So, yes, we are not where we were 12, 24, or 36 months ago, but there are still many challenges that continue to confront hospitals and will for the foreseeable future as they struggle to meet the growing demand for health care amidst one of the greatest workforce challenges we have ever seen.
While difficulties in recruiting and sustaining staff are everywhere, they have been severely exacerbated in health care. Prior to the COVID-19 pandemic, hospitals across the state were seeing a roughly 9 percent vacancy rate for registered nurses, but that has doubled to 18 percent. These shortages are not just in nursing, but across the board, from licensed nursing assistants to respiratory therapists and so many more.
Working in health care is a particularly stressful environment these days, with providers and staff routinely going above and beyond to meet demand. Given the workforce shortages and heightened need for health care services, hospitals have had to turn to temporary staffing agencies to fill positions to ensure patients are able to get the care they need. As a result of the skyrocketing fees charged by staffing agencies, hospitals saw an unsustainable increase of 133 percent in their contract labor costs from 2021 to 2022. Over the past several months, hospitals statewide are running at well over 90 to 95 percent capacity on any given day, and many even higher. We see this play out in many ways, but most visible to patients is in wait times across the system, most acutely in the emergency department.
Further challenging hospitals in serving their patients is the inability to discharge patients who no longer need the level of care they provide. When a patient is ready to be discharged to the next appropriate level of care, but the nursing home, skilled nursing facility, or rehabilitation center is unable to admit them because they don’t have enough staff to serve them, those patients remain in the hospital, taking a bed that another acutely ill patient needs.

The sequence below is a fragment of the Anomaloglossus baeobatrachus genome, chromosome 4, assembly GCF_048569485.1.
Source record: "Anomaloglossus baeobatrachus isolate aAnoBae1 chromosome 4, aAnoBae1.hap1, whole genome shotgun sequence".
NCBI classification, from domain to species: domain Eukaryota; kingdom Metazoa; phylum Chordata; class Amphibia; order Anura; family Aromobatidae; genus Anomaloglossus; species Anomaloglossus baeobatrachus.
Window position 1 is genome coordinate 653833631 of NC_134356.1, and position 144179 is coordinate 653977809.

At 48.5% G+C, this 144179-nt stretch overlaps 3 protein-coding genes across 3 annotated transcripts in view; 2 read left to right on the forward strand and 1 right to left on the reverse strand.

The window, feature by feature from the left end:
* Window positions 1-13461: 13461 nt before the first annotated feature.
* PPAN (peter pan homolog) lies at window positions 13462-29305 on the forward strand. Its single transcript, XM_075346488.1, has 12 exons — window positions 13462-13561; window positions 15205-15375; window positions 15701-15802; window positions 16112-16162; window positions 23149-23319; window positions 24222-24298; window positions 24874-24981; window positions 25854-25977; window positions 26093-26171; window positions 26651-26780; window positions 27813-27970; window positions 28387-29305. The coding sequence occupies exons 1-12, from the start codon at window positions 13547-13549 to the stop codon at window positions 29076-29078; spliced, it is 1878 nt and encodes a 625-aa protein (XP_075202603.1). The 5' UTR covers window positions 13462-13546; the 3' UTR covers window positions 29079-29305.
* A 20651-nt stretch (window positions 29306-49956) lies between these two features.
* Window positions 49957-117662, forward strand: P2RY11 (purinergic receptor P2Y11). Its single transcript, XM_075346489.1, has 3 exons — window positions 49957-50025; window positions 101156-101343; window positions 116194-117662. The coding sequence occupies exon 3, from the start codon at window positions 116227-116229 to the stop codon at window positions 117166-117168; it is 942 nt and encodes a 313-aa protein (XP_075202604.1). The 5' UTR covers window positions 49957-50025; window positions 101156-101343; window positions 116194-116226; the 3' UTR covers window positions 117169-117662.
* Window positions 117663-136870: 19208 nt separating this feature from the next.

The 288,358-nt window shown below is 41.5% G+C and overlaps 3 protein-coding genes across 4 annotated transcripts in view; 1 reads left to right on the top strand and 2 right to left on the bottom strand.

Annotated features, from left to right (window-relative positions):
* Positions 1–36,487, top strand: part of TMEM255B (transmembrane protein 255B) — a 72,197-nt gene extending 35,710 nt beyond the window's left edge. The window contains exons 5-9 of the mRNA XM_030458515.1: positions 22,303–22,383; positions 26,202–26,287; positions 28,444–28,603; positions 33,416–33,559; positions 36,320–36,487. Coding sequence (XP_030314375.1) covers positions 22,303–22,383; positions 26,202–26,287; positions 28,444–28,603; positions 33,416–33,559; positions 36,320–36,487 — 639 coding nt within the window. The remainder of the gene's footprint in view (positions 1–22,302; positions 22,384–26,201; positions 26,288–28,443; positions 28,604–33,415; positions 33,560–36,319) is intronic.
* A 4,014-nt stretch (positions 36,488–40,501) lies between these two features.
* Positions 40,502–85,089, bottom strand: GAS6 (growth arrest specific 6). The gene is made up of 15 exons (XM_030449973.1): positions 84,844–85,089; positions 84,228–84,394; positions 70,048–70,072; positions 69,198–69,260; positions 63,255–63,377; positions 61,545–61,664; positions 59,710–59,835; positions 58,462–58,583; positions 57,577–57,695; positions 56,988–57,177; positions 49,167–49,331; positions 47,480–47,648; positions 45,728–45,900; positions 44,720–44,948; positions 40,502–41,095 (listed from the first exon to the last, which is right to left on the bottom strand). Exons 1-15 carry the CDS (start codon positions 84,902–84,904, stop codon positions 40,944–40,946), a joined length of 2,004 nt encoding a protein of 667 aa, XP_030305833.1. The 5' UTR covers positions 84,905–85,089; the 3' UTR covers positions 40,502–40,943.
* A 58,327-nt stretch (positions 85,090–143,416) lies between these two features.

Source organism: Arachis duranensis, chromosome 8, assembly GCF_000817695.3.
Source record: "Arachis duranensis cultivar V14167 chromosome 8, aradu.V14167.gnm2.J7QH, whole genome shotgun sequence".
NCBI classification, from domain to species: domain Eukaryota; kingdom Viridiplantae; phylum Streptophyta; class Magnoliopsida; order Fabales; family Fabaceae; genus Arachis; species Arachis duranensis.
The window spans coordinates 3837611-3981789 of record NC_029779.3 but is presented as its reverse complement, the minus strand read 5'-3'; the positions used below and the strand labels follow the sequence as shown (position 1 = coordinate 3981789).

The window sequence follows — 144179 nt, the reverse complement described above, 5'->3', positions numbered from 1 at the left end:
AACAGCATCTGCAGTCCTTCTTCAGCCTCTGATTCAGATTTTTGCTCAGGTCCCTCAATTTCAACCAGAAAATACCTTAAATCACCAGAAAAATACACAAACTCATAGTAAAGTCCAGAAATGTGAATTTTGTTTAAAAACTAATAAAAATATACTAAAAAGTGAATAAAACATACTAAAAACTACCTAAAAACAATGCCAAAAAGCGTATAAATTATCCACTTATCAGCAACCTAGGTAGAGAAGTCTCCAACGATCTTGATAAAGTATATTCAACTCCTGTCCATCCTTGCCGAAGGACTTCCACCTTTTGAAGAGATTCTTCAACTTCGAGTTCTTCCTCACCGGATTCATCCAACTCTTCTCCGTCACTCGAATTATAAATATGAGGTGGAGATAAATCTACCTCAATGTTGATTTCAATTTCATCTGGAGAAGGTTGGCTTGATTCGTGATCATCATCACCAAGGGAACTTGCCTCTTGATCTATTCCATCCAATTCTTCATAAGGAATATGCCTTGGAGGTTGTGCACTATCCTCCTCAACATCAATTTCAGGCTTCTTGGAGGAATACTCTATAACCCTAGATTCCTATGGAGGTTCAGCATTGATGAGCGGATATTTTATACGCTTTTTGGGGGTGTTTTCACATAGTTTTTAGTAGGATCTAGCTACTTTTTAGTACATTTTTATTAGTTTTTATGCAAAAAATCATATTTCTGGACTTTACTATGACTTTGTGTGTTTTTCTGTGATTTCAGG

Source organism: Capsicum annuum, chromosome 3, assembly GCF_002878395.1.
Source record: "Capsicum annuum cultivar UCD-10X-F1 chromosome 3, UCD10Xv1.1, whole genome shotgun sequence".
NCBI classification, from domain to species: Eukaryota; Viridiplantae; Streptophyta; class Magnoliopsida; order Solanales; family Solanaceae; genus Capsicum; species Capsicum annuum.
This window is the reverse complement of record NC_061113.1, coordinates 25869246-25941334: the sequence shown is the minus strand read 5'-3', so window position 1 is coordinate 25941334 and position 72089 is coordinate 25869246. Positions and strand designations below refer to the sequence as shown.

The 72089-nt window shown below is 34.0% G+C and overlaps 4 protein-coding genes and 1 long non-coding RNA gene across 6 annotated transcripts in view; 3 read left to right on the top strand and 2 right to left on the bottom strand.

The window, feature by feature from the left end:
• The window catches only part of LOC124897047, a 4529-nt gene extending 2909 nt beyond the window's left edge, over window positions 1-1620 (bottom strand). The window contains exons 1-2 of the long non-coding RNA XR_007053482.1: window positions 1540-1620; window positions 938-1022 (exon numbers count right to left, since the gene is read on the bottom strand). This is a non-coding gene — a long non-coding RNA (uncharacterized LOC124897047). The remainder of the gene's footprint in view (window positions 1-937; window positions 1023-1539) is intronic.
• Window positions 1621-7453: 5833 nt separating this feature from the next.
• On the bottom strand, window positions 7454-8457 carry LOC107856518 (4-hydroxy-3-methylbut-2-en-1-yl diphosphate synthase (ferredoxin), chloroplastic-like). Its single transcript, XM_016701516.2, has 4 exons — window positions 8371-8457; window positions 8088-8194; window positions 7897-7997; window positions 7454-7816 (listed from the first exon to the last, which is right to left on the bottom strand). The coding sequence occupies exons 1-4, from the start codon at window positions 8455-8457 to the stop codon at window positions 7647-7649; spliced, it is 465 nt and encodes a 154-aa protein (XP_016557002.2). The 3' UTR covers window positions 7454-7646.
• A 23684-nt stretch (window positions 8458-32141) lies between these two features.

In health care, we are surrounded by caregivers who are committed to the patients and communities they serve. They come to work every day with one goal in mind: helping their patients get the care they need so that they can live healthy and productive lives. But there is no question that they are facing some of the most difficult challenges they have ever faced in their careers, and that is saying a lot when put into context of what we’ve all experienced over the past three years.
When you come to the hospital or your physician’s office, please bring with you a heavy dose of patience and grace and know that your health care provider is doing everything they can to provide you with the highest quality of care because they care about you. The blue and white H behind your community hospital is, has been, and always seeks to be there for our patients and families when they need us most. To ensure hospitals are able to do that, we will continue to need assistance, resources, and new, innovative solutions.
We will continue to collaborate and lean on our partnerships that have helped us get through the darkest days of the pandemic. Working together, I am convinced we can do just that.
This story was written by Steve Ahnen, president of the New Hampshire Hospital Association and contributor to the New Hampshire Bulletin, where this story first appeared.